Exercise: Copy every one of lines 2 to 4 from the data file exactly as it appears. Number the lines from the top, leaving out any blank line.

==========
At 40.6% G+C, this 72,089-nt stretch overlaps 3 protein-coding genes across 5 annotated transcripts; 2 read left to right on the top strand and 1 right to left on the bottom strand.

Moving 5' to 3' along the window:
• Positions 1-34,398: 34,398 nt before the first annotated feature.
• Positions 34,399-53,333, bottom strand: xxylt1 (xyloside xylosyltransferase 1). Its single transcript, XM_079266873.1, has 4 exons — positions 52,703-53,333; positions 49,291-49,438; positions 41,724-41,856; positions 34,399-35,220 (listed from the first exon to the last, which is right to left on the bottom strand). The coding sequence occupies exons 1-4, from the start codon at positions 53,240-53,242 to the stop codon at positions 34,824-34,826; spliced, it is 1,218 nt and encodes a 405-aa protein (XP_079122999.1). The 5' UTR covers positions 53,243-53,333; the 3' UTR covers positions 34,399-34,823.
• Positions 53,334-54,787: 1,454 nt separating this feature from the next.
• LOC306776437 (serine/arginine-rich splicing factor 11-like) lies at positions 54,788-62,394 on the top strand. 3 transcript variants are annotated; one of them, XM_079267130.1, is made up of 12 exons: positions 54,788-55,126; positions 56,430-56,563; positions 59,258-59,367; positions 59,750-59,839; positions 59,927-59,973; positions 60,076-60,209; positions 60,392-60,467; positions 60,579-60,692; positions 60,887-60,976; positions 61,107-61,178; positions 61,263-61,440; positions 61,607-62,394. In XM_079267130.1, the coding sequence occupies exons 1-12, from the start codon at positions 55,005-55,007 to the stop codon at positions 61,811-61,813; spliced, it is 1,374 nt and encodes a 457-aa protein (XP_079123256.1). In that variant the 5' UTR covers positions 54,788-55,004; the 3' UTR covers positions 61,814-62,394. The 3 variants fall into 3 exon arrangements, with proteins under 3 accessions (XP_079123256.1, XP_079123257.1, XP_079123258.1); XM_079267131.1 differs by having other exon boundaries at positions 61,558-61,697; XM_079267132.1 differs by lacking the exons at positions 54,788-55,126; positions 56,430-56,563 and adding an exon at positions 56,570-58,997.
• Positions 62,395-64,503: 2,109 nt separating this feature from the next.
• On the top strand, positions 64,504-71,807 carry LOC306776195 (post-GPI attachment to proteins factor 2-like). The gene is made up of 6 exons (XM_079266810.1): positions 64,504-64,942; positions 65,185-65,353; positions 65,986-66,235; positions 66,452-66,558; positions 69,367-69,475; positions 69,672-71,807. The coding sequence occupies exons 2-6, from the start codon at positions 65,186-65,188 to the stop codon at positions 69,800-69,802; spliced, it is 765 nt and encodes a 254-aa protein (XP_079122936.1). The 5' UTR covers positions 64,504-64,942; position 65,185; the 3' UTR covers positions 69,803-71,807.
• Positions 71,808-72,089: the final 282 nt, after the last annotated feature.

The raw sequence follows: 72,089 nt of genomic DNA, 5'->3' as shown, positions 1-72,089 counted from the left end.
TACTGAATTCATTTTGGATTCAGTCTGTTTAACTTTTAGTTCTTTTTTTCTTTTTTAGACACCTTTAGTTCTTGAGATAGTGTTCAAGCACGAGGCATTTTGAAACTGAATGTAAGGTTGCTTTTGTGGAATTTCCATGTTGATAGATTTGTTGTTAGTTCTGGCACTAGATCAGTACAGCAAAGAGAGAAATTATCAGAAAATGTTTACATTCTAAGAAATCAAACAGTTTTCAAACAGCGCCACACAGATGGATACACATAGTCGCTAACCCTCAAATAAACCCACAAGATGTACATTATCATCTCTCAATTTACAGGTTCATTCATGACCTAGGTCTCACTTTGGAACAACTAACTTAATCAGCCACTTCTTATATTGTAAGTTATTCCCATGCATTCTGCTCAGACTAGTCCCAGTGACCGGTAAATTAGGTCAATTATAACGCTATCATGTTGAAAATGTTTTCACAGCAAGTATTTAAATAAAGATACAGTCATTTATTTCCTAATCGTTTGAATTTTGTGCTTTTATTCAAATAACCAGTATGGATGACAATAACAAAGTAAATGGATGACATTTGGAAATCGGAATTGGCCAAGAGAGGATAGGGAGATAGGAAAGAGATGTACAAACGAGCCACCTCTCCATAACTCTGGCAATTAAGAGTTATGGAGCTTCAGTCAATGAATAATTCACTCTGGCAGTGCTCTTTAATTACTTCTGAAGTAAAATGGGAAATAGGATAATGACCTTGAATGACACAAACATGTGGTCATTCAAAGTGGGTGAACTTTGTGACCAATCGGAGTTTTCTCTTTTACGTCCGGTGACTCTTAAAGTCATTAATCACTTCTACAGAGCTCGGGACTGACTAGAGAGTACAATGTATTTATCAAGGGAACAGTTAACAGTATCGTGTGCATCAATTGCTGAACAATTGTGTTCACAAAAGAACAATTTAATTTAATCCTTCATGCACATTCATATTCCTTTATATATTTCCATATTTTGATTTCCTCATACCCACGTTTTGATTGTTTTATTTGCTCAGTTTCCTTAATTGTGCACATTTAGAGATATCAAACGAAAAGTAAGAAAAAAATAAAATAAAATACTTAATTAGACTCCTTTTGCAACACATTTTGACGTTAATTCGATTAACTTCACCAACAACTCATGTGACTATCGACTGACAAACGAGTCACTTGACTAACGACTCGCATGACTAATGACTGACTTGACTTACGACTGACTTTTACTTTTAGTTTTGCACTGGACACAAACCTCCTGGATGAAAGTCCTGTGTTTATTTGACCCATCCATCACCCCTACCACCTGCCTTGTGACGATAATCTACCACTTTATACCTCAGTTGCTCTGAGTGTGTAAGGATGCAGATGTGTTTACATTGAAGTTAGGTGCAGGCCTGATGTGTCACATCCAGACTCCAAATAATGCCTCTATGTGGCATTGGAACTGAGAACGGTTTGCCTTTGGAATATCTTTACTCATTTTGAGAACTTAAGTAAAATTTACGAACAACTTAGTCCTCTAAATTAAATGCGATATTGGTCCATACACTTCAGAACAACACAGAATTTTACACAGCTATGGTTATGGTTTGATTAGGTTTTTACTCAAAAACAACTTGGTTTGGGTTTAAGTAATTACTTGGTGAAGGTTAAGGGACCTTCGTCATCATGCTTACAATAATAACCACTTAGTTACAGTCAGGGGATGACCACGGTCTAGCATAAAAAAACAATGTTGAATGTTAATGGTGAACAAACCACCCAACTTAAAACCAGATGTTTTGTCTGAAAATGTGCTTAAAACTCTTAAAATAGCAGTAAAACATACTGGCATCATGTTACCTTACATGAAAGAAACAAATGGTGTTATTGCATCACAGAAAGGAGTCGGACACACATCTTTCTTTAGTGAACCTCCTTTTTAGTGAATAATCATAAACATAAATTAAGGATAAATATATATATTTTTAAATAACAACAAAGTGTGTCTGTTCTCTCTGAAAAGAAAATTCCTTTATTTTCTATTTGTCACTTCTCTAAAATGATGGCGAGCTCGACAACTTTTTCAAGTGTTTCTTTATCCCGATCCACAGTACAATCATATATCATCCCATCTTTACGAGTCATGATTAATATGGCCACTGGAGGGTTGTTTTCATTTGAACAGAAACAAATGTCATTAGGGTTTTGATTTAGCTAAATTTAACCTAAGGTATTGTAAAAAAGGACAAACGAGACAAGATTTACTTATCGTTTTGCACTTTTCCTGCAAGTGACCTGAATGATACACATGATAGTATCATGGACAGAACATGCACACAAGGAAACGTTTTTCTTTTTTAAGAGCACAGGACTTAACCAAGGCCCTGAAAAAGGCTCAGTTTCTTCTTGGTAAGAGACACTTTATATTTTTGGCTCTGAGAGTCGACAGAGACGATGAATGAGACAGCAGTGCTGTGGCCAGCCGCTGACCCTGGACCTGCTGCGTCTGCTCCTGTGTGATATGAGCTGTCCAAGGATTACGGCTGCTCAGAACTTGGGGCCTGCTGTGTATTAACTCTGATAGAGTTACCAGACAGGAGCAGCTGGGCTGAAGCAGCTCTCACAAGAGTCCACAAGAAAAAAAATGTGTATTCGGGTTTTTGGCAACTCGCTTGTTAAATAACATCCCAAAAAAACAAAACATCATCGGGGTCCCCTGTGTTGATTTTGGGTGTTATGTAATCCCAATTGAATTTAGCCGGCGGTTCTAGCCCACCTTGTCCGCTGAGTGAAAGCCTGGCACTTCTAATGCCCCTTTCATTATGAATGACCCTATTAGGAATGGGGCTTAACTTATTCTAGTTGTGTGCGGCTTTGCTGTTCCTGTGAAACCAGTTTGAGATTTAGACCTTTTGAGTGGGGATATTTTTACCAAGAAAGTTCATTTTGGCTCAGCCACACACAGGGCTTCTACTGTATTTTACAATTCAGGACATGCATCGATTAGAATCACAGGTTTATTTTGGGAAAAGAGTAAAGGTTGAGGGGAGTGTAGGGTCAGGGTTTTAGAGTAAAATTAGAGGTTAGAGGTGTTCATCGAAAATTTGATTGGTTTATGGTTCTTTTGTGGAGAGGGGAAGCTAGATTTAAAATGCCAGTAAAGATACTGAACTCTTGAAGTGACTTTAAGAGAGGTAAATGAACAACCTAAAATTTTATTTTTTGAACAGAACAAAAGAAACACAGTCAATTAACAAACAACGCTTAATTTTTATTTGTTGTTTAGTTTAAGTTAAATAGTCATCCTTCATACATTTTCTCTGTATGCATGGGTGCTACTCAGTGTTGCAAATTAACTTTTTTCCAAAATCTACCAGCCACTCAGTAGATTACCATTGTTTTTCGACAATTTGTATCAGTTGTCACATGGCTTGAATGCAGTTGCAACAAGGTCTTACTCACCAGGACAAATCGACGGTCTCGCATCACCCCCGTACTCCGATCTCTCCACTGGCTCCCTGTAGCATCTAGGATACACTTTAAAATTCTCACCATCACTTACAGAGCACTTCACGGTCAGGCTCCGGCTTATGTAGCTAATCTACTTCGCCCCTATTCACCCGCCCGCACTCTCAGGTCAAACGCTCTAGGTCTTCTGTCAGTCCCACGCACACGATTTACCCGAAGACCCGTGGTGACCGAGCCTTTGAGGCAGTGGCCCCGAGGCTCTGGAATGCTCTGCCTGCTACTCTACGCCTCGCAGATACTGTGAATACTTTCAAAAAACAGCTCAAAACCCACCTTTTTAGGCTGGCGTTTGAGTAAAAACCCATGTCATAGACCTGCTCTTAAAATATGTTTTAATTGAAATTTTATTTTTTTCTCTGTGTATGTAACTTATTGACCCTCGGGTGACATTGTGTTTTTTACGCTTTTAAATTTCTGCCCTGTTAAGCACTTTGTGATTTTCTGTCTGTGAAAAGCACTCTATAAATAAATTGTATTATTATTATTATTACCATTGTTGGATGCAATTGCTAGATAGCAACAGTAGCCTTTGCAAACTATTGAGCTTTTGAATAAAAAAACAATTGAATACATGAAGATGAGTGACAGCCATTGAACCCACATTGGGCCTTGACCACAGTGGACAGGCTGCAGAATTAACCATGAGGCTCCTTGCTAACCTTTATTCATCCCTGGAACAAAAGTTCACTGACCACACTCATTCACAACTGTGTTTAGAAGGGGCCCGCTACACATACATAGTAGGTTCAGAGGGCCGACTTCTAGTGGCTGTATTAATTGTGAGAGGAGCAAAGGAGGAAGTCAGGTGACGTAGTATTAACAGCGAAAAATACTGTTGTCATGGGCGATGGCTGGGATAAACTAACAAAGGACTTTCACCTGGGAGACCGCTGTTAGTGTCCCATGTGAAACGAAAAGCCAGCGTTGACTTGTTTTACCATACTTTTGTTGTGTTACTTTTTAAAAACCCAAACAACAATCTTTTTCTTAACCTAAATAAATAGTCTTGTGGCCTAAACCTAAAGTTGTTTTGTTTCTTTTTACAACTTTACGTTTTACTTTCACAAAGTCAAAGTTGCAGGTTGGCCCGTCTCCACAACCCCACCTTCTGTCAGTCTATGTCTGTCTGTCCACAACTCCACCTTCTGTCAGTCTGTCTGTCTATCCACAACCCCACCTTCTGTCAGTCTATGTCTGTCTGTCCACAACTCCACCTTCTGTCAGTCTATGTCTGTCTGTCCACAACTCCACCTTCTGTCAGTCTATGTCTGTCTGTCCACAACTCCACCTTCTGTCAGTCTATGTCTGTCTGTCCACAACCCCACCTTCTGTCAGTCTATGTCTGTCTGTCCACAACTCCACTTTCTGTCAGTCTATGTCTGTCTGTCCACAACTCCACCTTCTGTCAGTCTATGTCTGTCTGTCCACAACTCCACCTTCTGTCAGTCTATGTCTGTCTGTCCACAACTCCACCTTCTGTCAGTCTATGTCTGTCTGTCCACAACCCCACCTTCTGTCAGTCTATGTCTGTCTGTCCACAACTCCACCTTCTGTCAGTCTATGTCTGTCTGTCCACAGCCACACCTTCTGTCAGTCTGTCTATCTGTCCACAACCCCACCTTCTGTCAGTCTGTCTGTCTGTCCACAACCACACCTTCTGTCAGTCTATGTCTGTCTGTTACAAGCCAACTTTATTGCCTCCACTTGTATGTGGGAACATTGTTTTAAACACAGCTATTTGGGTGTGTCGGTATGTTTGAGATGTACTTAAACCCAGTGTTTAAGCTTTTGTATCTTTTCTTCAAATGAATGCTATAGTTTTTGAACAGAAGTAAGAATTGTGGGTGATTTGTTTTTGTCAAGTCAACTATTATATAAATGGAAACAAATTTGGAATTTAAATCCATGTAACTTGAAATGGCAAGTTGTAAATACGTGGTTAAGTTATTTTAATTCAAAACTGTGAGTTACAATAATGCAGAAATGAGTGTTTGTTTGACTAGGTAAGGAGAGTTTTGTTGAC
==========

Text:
Moving 5' to 3' along the window:
• Positions 1-34,398: 34,398 nt before the first annotated feature.
• Positions 34,399-53,333, bottom strand: xxylt1 (xyloside xylosyltransferase 1). Its single transcript, XM_079266873.1, has 4 exons — positions 52,703-53,333; positions 49,291-49,438; positions 41,724-41,856; positions 34,399-35,220 (listed from the first exon to the last, which is right to left on the bottom strand). The coding sequence occupies exons 1-4, from the start codon at positions 53,240-53,242 to the stop codon at positions 34,824-34,826; spliced, it is 1,218 nt and encodes a 405-aa protein (XP_079122999.1). The 5' UTR covers positions 53,243-53,333; the 3' UTR covers positions 34,399-34,823.